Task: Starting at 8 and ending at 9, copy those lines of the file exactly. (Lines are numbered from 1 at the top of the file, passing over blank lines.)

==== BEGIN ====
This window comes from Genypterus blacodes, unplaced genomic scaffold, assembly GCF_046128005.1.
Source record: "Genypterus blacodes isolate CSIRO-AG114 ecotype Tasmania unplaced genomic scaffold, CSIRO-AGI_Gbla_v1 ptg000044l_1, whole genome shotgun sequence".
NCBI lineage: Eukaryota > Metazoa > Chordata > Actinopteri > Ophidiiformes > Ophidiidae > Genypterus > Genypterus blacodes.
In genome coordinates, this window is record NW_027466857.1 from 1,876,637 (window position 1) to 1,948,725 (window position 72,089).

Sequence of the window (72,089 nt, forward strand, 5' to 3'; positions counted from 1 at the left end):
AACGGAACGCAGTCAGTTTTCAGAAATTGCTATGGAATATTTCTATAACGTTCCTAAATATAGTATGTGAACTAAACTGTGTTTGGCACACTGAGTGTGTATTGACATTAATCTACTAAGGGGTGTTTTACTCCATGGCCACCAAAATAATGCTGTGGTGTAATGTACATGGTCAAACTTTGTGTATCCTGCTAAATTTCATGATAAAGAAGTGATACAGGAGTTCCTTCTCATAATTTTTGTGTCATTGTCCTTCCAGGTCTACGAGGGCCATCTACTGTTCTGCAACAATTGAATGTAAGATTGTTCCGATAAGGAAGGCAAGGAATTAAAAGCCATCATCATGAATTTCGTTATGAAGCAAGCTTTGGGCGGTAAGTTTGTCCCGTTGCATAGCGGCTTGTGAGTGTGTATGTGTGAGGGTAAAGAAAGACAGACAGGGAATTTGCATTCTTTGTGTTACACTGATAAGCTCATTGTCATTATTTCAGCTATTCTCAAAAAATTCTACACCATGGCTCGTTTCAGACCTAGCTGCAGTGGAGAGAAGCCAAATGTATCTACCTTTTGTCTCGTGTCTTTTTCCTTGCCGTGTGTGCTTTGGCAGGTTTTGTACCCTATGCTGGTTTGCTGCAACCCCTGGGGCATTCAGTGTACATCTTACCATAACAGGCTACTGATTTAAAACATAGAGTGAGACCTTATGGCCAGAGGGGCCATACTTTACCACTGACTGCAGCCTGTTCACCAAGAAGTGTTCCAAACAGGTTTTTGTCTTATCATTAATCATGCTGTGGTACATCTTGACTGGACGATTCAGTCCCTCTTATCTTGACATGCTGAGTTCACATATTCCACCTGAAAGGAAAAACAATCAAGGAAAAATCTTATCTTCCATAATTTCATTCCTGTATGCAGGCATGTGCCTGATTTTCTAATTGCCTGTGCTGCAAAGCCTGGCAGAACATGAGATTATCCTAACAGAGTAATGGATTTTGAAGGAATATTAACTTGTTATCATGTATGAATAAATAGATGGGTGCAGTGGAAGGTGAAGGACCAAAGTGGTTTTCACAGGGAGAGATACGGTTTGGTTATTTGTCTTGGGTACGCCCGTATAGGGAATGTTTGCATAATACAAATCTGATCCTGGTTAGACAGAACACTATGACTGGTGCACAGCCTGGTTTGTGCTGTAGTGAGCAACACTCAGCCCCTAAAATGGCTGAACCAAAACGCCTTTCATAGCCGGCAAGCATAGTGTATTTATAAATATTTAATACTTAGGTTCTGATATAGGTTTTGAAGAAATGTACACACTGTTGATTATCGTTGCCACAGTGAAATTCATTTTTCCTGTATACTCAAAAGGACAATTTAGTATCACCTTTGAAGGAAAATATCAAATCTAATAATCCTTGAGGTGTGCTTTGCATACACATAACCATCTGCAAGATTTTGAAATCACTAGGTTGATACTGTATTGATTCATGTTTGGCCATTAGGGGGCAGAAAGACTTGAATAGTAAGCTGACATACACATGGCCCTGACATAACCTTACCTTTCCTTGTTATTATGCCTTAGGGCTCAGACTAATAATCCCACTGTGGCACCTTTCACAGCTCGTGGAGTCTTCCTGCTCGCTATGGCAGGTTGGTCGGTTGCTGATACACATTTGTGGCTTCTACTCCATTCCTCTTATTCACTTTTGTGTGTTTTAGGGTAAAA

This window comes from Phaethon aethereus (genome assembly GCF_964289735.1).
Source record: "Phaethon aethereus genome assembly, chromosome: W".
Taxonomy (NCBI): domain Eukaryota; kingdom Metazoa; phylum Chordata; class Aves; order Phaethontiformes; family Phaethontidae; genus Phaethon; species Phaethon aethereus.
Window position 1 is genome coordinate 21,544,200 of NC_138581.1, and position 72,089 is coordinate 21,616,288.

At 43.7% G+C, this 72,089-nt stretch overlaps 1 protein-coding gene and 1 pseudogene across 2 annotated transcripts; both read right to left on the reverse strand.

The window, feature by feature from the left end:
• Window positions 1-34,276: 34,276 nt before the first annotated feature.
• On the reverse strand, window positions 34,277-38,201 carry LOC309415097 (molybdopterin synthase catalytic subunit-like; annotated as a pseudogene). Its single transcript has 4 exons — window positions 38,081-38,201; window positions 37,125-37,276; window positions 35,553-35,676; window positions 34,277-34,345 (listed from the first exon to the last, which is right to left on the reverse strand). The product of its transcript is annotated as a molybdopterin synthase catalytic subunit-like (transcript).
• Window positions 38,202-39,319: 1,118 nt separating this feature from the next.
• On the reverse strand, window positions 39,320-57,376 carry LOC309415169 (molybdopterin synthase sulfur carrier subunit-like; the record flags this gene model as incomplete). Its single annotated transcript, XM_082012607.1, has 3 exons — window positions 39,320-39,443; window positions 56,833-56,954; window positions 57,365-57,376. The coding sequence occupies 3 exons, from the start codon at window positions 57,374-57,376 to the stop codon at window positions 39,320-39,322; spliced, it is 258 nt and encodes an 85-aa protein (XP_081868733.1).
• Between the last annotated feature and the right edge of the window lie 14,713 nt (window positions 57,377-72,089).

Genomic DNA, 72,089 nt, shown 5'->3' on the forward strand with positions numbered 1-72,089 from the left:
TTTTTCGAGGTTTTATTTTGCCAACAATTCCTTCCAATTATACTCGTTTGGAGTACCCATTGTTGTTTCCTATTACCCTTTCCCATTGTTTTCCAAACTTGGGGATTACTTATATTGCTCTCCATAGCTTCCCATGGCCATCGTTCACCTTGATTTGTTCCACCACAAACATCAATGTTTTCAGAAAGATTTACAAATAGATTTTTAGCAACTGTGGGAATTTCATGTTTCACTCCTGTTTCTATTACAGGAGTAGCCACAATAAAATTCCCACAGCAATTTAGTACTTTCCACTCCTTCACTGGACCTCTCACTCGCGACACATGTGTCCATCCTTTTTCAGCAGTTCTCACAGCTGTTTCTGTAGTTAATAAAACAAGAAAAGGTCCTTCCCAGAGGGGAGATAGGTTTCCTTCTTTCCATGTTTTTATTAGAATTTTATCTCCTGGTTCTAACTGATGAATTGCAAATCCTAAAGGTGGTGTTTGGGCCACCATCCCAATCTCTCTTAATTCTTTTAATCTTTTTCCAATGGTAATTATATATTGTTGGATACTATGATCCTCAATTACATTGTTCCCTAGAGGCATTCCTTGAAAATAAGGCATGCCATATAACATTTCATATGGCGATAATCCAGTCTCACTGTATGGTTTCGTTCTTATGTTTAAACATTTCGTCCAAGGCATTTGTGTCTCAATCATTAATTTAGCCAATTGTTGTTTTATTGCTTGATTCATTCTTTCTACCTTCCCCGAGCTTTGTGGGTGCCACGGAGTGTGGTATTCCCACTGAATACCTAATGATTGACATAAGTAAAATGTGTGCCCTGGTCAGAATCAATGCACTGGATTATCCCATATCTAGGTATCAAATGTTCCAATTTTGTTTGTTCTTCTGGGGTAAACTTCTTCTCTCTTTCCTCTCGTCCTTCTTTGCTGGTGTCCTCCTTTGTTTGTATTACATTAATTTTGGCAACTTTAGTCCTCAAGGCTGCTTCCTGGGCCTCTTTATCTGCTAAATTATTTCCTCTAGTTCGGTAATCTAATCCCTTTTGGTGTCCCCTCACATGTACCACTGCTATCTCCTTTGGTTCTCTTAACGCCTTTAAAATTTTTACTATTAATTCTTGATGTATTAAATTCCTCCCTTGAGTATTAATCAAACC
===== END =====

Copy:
Source record: "Phaethon aethereus genome assembly, chromosome: W".
Taxonomy (NCBI): domain Eukaryota; kingdom Metazoa; phylum Chordata; class Aves; order Phaethontiformes; family Phaethontidae; genus Phaethon; species Phaethon aethereus.